What is a marketing funnel?
A marketing funnel is a model that visualizes the path customers take from becoming aware of a product or service to purchasing it.
In short, it shows the process for turning leads into customers from a marketing perspective. Generally speaking, marketing funnels are built around five key stages in the customer buying process:
Some funnels take this one step further, to account for customer loyalty and advocacy post-purchase.
“From social media and SEO to paid ads and email campaigns, the marketing funnel provides an easy visual of the complex efforts your teams engage in to convert customers”
Marketing funnels are useful roadmaps that companies can use to drive their marketing efforts. Depending on the company and their approaches, these roadmaps may account for marketing efforts across organic, paid, and earned channels. From social media and SEO to paid ads and email campaigns, the marketing funnel provides an easy visual of the complex efforts your teams engage in to convert customers.
What does the “funnel” mean in marketing?
Picture a funnel you may use to pour liquids from one source to another. It’s broader at the top and narrows toward the bottom. Similarly, the marketing funnel has broader efforts at the top, where marketing is aimed at a wider audience (also known as Top of Funnel, or ToFu), and then narrows to a smaller section during Middle of Funnel efforts (MoFu) and finally focuses on serious buyers at the Bottom of Funnel (BoFu).
“Marketing funnels show a linear path to purchase – but remember, people don’t always work in logical, linear ways”
- ToFu: Awareness and interest. At this stage, your goal should be to reach people and raise awareness about your products, services, and brand. Your marketing may be more focused on social media, blog articles, newsletters, and widely shareable assets such as infographics, podcasts, or videos.
- MoFu: Consideration/desire. At this stage, potential customers know about your brand and may be interested in your products, but are making a decision on whether or not to complete a purchase. They may need more direct messaging on specific features and benefits surrounding your products. Here, you’ll want to further educate customers with educational resources, gated assets, webinars, drip email campaigns, and other more pointed communications.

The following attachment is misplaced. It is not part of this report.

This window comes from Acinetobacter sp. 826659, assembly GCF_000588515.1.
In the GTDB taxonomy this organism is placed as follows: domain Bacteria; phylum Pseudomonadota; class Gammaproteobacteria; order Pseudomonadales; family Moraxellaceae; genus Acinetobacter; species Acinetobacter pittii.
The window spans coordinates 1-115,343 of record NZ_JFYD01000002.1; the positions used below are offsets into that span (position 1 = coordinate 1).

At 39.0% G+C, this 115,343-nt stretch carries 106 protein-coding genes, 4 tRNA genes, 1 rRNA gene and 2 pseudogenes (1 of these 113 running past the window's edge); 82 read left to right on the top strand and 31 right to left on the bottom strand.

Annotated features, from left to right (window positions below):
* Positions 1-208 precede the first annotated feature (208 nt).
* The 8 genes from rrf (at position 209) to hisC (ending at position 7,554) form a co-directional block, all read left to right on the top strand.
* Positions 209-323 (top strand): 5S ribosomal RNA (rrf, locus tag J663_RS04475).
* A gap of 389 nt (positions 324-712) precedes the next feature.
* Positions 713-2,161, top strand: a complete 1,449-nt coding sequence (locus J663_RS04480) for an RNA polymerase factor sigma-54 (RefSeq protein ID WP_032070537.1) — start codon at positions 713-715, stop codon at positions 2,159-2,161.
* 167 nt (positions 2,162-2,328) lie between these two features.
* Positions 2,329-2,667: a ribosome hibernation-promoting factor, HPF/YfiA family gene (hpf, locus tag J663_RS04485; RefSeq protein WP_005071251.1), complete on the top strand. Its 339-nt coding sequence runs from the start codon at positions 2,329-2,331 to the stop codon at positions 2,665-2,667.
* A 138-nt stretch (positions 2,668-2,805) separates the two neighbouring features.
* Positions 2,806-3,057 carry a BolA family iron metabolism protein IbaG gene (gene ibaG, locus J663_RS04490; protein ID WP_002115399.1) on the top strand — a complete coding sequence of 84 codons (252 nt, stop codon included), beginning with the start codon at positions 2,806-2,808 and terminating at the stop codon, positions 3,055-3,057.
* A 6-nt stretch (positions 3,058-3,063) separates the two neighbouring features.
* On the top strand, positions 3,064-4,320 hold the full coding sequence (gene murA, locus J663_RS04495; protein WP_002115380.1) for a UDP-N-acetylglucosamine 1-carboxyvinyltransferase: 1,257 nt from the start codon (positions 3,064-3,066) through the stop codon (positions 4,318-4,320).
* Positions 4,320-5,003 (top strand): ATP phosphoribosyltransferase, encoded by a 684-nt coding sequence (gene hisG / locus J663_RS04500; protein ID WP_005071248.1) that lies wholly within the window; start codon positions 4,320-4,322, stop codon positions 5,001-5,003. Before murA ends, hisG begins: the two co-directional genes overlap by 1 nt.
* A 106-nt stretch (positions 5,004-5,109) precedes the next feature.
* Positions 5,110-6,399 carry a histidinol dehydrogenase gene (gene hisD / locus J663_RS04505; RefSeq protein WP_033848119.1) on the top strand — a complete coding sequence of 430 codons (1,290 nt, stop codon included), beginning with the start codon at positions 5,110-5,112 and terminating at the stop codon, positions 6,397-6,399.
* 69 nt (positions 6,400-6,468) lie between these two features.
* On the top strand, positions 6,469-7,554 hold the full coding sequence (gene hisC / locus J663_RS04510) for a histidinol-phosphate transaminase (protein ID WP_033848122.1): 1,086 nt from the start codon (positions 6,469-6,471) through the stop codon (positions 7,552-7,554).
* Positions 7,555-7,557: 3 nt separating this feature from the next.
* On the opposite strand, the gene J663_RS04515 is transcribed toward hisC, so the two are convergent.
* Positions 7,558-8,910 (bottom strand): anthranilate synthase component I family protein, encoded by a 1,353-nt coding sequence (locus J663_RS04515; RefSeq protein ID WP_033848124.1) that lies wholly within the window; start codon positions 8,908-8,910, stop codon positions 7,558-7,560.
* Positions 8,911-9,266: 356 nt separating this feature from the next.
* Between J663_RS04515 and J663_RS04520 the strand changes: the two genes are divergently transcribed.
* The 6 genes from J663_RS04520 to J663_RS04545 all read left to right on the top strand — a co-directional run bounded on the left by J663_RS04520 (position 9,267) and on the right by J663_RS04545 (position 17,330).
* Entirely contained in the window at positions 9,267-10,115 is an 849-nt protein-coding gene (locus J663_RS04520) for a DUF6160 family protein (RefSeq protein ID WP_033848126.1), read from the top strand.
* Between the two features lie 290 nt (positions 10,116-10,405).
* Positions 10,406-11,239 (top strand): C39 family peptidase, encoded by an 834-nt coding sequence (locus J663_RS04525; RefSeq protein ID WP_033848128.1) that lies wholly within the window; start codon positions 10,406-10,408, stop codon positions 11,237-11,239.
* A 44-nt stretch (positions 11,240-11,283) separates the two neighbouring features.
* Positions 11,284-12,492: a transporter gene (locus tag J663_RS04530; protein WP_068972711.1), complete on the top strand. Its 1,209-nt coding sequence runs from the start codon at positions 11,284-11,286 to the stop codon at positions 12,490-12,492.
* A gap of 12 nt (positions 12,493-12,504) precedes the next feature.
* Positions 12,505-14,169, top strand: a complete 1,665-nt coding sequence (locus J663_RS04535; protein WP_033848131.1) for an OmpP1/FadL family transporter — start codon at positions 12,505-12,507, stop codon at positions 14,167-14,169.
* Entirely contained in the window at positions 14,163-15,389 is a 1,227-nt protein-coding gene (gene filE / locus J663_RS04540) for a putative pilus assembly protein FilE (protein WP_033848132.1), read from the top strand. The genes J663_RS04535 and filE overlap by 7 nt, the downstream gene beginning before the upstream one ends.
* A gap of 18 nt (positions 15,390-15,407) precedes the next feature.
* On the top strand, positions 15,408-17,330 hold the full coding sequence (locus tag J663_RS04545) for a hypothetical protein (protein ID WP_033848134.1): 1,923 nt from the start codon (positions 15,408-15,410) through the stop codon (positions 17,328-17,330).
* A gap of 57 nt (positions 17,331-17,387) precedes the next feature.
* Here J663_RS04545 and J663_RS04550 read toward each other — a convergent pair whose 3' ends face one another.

- BoFu: Intent and purchase. At this stage, your prospective customers have intent to purchase and just need to make their final decision. Your marketing efforts here are speaking to a much more narrow audience, and likely dig into examples that are relevant to your soon-to-be-customer’s industry and use cases. This is your chance to prove you can meet your customers’ needs through consultations, case studies, demos, customer testimonials and reviews, or even free trials.
Marketing funnels show a linear path to purchase – but remember, people don’t always work in logical, linear ways.
Some of your leads may first encounter your brand through your MoFu or BoFu marketing efforts, and any customer may take a circuitous route to decide to finally purchase your product. You should ensure no matter where in the stage you’re focusing your efforts, that you include clear CTAs and links to purchase, so that you can capture any intent no matter where your prospective customers encounter your brand.